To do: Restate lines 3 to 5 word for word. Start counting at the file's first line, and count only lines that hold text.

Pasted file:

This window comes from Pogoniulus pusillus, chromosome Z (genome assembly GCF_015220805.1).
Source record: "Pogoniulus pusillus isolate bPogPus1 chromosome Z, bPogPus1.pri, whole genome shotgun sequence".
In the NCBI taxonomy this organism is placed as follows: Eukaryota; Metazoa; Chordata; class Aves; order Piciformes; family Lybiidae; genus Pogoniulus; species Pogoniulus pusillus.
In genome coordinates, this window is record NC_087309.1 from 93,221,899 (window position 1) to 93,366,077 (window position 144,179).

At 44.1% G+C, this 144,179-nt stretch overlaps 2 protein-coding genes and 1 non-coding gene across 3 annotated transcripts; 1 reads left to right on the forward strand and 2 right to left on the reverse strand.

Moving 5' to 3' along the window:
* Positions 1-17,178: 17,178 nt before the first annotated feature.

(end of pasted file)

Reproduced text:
In the NCBI taxonomy this organism is placed as follows: Eukaryota; Metazoa; Chordata; class Aves; order Piciformes; family Lybiidae; genus Pogoniulus; species Pogoniulus pusillus.
In genome coordinates, this window is record NC_087309.1 from 93,221,899 (window position 1) to 93,366,077 (window position 144,179).

At 44.1% G+C, this 144,179-nt stretch overlaps 2 protein-coding genes and 1 non-coding gene across 3 annotated transcripts; 1 reads left to right on the forward strand and 2 right to left on the reverse strand.